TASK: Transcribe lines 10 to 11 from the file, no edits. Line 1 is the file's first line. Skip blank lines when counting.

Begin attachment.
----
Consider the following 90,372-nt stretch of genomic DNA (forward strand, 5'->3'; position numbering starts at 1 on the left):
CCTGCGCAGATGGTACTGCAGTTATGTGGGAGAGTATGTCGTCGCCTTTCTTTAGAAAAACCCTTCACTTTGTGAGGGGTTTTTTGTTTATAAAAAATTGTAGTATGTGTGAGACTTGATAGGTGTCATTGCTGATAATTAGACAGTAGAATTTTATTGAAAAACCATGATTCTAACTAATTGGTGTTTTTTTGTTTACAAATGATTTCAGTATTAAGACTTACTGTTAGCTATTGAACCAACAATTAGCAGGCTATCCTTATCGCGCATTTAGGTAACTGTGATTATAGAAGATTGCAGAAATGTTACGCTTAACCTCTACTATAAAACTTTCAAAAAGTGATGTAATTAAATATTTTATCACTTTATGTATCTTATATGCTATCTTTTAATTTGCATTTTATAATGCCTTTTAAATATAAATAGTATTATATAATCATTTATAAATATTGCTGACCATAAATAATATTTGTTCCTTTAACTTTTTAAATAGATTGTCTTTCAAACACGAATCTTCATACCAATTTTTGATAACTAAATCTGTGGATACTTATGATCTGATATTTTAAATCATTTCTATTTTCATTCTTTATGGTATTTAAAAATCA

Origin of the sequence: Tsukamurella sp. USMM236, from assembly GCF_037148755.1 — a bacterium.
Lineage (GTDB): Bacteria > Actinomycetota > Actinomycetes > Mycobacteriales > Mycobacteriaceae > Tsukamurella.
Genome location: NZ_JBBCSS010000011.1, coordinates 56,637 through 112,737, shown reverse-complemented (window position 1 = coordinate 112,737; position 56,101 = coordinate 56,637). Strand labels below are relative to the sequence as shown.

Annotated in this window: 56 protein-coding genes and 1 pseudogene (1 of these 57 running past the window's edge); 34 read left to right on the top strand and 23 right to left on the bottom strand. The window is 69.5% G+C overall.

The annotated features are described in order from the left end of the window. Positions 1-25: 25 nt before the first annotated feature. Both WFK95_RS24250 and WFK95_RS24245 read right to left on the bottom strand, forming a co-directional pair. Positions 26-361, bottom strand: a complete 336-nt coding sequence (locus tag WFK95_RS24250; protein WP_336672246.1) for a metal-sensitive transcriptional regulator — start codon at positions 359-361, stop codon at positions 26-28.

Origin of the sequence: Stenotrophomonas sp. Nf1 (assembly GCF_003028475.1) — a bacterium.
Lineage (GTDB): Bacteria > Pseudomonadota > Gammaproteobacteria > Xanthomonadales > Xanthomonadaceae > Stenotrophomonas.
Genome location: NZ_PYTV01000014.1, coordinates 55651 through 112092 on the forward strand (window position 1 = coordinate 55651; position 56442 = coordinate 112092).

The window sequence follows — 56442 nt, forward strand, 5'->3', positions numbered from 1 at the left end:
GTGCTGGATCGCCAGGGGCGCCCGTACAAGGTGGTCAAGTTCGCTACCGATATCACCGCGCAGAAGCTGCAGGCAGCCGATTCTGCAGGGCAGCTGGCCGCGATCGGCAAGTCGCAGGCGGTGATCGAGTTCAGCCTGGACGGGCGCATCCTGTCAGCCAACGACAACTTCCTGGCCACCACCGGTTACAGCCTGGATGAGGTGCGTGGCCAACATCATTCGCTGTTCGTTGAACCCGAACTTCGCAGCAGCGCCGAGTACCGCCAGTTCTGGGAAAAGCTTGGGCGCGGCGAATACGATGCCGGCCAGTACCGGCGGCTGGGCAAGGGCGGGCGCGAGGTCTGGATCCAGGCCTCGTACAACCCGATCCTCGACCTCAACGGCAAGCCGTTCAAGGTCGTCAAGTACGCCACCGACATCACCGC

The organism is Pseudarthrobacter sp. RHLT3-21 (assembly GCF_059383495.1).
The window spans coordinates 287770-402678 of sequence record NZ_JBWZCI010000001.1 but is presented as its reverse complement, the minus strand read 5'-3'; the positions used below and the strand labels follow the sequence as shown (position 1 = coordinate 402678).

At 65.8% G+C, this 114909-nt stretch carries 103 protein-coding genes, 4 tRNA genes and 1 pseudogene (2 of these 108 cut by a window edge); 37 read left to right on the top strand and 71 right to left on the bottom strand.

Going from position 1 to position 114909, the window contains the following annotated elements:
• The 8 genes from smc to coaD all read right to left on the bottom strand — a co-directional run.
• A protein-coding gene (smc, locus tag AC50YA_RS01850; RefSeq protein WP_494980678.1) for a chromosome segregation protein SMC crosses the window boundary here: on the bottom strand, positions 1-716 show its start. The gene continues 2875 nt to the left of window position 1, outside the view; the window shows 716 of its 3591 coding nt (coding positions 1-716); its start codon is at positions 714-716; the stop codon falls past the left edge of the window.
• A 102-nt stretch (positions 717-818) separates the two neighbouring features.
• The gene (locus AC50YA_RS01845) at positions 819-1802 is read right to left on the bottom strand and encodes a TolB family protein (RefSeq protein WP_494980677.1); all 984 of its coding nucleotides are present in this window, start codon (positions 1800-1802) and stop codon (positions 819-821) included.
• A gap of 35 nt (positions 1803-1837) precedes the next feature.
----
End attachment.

Genome location: NZ_PYTV01000014.1, coordinates 55651 through 112092 on the forward strand (window position 1 = coordinate 55651; position 56442 = coordinate 112092).

The window sequence follows — 56442 nt, forward strand, 5'->3', positions numbered from 1 at the left end: